We have historic work to build on. In this marathon, it’s safe to say the year of the pandemic, 2020, hit us on all of our weak spots. But it’s in the recovery that we see new opportunities that might just inch us closer to equity after all.
Gender Equality in Words and Numbers
Voices you should hear and statistics you should know
BY TINA ANSON MINE
“The fight for women’s rights is an unfinished struggle. We must continue, as long as there are injustices.”
Huberte Gautreau, gender equity activist and co-founder of New Brunswick’s Crossroads for Women, a house for victims and survivors of domestic violence. (Acadie Nouvelle, 2016, translated from French.)
“Publicly funded child care can…support economic growth by increasing the participation of women in the labour force and expanding the tax base. Child care is not an expense but an investment towards a more gender-balanced, resilient economy.”
Jasmine R. Rezaee, director of advocacy and communications at YWCA Toronto; Carolyn Ferns, public policy and government relations coordinator at the Ontario Coalition for Better Child Care; Abigail Doris, executive director of the Toronto Community for Better Child Care; and Janet Davis, former Toronto city councillor. (Now Magazine, 2020.)
“This time, we’ll leave no woman behind.”
Zanana Akande, the first Black woman elected to the Legislative Assembly of Ontario. (Toronto Women’s March, 2018.)
“We are a dysfunctional nation because of past oppression. But only we can get ourselves out of our situation. People are still here who can teach us Aboriginal ways. And, while seeking the truth, we must be careful to be respectful of everyone.”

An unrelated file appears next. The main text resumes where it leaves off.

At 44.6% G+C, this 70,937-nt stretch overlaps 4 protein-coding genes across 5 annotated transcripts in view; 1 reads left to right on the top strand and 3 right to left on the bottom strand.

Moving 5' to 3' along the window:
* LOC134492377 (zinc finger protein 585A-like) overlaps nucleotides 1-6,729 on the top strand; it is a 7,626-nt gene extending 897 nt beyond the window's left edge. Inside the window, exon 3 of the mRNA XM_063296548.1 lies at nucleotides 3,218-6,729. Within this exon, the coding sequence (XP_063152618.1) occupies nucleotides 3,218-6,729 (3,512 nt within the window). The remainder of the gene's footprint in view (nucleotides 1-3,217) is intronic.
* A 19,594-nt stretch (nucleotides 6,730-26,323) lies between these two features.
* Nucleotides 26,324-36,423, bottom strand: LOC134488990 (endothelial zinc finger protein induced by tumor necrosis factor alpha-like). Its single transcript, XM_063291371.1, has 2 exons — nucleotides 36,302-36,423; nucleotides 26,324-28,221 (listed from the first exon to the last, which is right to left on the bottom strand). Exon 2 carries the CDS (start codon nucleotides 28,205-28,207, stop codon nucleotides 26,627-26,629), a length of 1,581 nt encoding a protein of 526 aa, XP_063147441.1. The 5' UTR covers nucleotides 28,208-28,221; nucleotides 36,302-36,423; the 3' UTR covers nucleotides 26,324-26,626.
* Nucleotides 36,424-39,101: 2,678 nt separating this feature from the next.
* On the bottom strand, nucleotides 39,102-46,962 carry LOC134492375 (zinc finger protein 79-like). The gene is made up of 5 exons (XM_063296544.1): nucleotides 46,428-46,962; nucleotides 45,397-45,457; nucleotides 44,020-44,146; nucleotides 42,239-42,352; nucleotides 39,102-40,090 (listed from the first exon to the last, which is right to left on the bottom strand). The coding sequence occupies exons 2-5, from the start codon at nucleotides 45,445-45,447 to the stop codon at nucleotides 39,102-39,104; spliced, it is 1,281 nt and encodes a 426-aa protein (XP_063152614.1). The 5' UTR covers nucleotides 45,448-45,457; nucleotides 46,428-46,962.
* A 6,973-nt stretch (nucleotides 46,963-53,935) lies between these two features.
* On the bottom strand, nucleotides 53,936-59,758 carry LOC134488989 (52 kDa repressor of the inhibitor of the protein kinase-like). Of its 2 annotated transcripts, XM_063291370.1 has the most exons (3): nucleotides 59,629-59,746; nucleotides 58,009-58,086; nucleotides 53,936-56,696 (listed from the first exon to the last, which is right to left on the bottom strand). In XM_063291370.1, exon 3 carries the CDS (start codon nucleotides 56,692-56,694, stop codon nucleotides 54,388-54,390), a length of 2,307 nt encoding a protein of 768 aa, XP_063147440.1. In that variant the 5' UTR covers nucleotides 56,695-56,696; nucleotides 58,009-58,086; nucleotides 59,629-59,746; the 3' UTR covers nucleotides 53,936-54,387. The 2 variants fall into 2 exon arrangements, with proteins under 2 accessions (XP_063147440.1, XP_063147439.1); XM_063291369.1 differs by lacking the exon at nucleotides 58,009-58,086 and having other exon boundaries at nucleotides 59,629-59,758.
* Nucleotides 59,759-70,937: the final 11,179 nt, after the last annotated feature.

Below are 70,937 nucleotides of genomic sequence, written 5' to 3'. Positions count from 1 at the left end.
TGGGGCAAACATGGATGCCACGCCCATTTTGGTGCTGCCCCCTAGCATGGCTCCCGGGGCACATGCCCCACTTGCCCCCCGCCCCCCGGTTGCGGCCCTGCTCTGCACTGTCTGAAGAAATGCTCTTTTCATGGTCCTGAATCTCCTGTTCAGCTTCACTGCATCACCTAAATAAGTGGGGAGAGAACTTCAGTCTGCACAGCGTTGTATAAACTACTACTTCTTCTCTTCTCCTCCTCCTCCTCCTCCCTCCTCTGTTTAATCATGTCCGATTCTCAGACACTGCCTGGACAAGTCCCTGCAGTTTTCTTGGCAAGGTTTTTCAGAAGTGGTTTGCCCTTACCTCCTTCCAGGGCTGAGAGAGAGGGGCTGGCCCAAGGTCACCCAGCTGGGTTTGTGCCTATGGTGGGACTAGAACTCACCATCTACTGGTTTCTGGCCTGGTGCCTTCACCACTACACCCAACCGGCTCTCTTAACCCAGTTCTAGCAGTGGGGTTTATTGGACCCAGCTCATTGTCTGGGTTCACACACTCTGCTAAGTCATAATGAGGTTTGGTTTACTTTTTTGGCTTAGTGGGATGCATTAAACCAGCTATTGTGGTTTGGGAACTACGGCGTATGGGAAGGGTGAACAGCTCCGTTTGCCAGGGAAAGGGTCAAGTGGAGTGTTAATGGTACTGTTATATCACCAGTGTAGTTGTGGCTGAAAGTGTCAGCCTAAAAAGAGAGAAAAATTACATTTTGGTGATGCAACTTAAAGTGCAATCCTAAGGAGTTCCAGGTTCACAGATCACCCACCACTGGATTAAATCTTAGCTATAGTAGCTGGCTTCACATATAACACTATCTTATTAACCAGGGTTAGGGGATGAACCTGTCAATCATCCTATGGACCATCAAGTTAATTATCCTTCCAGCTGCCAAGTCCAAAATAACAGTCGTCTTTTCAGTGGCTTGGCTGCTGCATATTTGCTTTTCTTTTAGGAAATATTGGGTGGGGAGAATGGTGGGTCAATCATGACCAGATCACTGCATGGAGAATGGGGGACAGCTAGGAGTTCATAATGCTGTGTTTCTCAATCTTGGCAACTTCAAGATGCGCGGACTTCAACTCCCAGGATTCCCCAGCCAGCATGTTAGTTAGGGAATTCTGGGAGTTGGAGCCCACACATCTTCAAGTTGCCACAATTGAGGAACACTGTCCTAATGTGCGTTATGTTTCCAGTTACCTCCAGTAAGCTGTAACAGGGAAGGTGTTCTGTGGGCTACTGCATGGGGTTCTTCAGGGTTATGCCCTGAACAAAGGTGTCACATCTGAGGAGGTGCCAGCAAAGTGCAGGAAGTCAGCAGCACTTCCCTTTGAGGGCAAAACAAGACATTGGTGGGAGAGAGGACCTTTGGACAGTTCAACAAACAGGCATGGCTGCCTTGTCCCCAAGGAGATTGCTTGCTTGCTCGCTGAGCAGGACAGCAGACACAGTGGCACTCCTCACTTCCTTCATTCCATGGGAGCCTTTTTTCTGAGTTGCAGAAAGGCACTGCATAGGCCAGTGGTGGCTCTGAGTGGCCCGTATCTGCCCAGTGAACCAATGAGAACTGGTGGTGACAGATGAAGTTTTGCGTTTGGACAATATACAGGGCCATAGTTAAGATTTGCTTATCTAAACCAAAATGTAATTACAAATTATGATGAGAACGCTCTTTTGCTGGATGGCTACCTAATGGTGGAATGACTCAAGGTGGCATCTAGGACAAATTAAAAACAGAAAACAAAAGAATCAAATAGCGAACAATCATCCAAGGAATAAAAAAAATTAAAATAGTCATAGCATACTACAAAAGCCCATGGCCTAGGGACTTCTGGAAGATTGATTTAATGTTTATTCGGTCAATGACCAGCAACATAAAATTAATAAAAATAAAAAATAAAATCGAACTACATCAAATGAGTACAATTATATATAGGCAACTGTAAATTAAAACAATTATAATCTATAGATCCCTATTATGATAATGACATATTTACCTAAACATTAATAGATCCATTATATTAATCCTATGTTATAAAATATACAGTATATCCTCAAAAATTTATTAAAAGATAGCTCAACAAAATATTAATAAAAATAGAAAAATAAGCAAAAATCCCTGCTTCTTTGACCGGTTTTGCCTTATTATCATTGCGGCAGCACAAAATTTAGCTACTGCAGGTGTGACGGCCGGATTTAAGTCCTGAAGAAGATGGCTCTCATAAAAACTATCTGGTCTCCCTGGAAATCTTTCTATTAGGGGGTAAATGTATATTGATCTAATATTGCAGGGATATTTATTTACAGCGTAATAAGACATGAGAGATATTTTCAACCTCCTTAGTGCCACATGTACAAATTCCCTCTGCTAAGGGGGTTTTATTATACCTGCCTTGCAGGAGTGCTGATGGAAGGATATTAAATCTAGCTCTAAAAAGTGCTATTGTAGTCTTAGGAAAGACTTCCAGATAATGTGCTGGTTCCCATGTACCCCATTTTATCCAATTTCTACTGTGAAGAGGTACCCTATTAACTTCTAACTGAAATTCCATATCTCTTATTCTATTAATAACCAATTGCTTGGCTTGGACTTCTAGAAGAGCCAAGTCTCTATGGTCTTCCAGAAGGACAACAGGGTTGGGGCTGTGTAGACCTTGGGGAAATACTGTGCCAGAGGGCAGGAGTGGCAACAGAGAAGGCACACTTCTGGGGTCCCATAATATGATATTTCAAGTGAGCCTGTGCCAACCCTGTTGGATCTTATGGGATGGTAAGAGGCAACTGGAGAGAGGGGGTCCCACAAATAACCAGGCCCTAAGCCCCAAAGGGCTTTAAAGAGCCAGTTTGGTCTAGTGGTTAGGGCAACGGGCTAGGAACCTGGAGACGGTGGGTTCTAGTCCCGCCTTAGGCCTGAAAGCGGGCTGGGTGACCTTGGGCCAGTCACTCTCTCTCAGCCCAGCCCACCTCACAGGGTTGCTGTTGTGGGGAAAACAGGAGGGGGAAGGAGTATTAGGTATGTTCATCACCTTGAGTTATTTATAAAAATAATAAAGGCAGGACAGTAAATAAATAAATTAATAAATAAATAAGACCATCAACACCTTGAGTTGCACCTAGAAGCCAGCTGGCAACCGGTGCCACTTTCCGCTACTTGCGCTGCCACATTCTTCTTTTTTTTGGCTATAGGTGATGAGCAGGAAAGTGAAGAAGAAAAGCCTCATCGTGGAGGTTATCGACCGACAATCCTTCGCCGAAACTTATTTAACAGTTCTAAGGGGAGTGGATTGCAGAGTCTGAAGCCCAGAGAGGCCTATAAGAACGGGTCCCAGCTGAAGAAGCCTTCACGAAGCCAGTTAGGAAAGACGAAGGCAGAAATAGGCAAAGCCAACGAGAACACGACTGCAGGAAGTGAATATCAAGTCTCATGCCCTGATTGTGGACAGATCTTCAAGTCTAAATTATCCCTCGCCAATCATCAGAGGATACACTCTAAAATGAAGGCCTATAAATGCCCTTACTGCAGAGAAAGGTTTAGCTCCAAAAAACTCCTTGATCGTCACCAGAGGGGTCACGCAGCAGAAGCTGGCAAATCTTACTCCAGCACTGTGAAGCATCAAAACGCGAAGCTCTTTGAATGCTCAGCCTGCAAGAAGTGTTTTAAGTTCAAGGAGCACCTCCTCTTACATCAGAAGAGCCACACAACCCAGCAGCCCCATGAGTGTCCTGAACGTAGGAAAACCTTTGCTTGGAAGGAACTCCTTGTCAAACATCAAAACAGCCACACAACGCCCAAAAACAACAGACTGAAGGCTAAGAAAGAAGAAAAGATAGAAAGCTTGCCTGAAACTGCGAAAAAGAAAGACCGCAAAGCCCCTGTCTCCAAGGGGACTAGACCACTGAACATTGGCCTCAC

Gloria May Eshkibok, Two Spirit Indigenous actor, singer, and community activist.(International Women’s Day at York University, March 2000.)
Fifty years after the Royal Commission on the Status of Women made its 167 recommendations, we’re zooming in to track progress on five key issues
BY AMY VALM
Mapping a Path to Equity
Change takes time — and nowhere more than in the fight for gender equity. Get to know the players and the events that lead to the Royal Commission on the Status of Women and their historic report
BY REBECCA GAO
The report by the Royal Commission on the Status of Women was a major milestone for gender equality in Canada, but it failed to address the LGBTQ community. SARAH RATCHFORD explains that while we’ve come a long way in recognizing gender nonconforming folks, there’s more work to be done
“She’s trying to check in!” the receptionist at the Halifax doctor’s office hollered to a colleague as I approached the desk for my appointment. Despite the walls being covered with signs about how the clinic respected queer folks and their pronouns, I had been immediately misgendered. This happens everywhere. I’m nonbinary, or enby, but I was assigned female at birth. I’m usually not asked about my pronouns. Most people, by default, assume that I identify as a woman. Some of my friends struggled with my pronoun shift from she to they, and most of my family members chose to disregard it.
While people in my personal life have had trouble with my identity, Canada as a country is doing a slightly better job making the jump from a binary view of gender to a more multifaceted one. Status of Women Canada, in becoming a recognized government department, has changed its name to the Department for Women and Gender Equality (wage). Transgender people are now protected under Canadian human rights law. We can have an X on our passports to indicate that we don’t identify as male or female and, for the first time, Statistics Canada is going to start counting us in its next census.